A Description of the Appraisal Process

Purchasing real estate is the most significant investment some people will ever encounter. It doesn't matter if where you raise your family, an additional vacation property or an investment, purchasing real property is a detailed transaction that requires multiple parties to see it through.

Most of the participants are quite familiar. The most recognizable entity in the transaction is the real estate agent. Then, the mortgage company provides the financial capital necessary to fund the exchange. The title company makes sure that all aspects of the sale are completed and that a clear title transfers from the seller to the buyer.

To learn more about appraising, click here to see a short video or call us today to talk about your specific property.

So, who's responsible for making sure the real estate is worth the purchase price? In comes the appraiser. We provide an unbiased opinion of what a buyer could expect to pay — or a seller receive — for a property, where both buyer and seller are informed parties. A licensed, certified, professional appraiser from Gregory James Company, Inc. will ensure, you as an interested party, are informed.

Appraisals begin with the inspection

To determine the true status of the property, it's our responsibility to first complete a thorough inspection. We must physically see features, such as the number of bedrooms and bathrooms, the location, amenities, etc., to ensure they really exist and are in the shape a reasonable person would expect them to be. To ensure the stated square footage has not been misrepresented and convey the layout of the property, the inspection often includes creating a sketch of the floorplan. Most importantly, the appraiser identifies any obvious features - or defects - that would affect the value of the house.

After the inspection, an appraiser uses two or three approaches to determining the value of real property: sales comparison and, in the case of a rental property, an income approach.

Cost Approach

Here, we analyze information on local building costs, labor rates and other factors to derive how much it would cost to construct a property nearly identical to the one being appraised. This value commonly sets the upper limit on what a property would sell for. The cost approach is also the least used method.

Paired Sales Analysis

Appraisers become very familiar with the communities in which they work. They innately understand the value of certain features to the homeowners of that area. Then, the appraiser looks up recent transactions in the neighborhood and finds properties which are 'comparable' to the subject at hand. By assigning a dollar value to certain items such as square footage, additional bathrooms, hardwood floors, fireplaces or view lots (just to name a few), we adjust the comparable properties so that they more accurately match the features of subject property.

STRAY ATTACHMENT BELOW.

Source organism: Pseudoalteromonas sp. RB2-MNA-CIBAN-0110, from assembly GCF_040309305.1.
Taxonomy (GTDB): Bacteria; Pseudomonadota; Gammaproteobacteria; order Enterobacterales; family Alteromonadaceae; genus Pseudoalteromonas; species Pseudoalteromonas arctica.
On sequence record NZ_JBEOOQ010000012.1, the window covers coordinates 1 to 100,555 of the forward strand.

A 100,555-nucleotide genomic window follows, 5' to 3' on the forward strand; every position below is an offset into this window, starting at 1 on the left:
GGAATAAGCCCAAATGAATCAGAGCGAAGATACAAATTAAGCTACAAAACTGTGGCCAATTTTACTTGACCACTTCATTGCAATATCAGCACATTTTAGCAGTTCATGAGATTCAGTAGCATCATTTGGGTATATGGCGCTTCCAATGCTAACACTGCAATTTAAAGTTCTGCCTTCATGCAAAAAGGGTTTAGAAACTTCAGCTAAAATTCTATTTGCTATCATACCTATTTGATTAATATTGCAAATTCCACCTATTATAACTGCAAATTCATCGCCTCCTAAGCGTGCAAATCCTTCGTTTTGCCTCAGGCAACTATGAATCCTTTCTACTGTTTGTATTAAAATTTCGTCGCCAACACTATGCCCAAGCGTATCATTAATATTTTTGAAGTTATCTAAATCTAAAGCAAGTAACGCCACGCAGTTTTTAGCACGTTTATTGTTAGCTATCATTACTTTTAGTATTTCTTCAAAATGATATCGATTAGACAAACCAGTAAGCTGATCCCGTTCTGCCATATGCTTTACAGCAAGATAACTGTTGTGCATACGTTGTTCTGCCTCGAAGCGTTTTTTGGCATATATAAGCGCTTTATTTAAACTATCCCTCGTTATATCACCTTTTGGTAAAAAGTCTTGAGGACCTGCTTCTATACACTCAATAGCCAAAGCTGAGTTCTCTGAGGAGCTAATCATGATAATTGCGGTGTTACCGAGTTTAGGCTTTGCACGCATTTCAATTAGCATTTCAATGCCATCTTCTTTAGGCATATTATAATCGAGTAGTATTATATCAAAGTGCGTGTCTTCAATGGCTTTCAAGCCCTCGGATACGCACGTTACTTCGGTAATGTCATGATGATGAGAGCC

• For example, if the comparable has a fireplace and the subject does not, the appraiser may subtract the value of a fireplace from the sales price of the comparable home.
  • In the case where the subject has something such as an extra half bath that a comparable doesn't have, the appraiser might add the value of that bath to the comparable property.

A valid estimate of what the subject could sell for can only be determined once all differences between the comps and the subject have been evaluated. At Gregory James Company, Inc., we are an authority when it comes to knowing the worth of real estate features in Atlanta and Polk County neighborhoods. This approach to value is commonly given the most importance when an appraisal is for a home exchange.

Valuation Using the Income Approach

In the case of income producing properties - rental houses for example - we may use an additional approach to value. In this case, the amount of income the real estate produces is factored in with other rents in the area for comparable properties to determine the current value.

Putting It All Together

Combining information from all approaches, the appraiser is then ready to put down an estimated market value for the property in question. Note: While the appraised value is probably the most reliable indication of what a house is worth, it may not be the final sales price. Depending on the individual circumstances of the buyer or seller, their level of urgency or a buyer's desire for that exact property, the closing price of a home can always be driven up or down.But the appraised value is typically employed as a guideline for lenders who don't want to loan a buyer more money than they could recover in the event they had to put the property on the market again. At the end of the day, an appraiser from Gregory James Company, Inc. will guarantee you get the most accurate property value, so you can make profitable real estate decisions.

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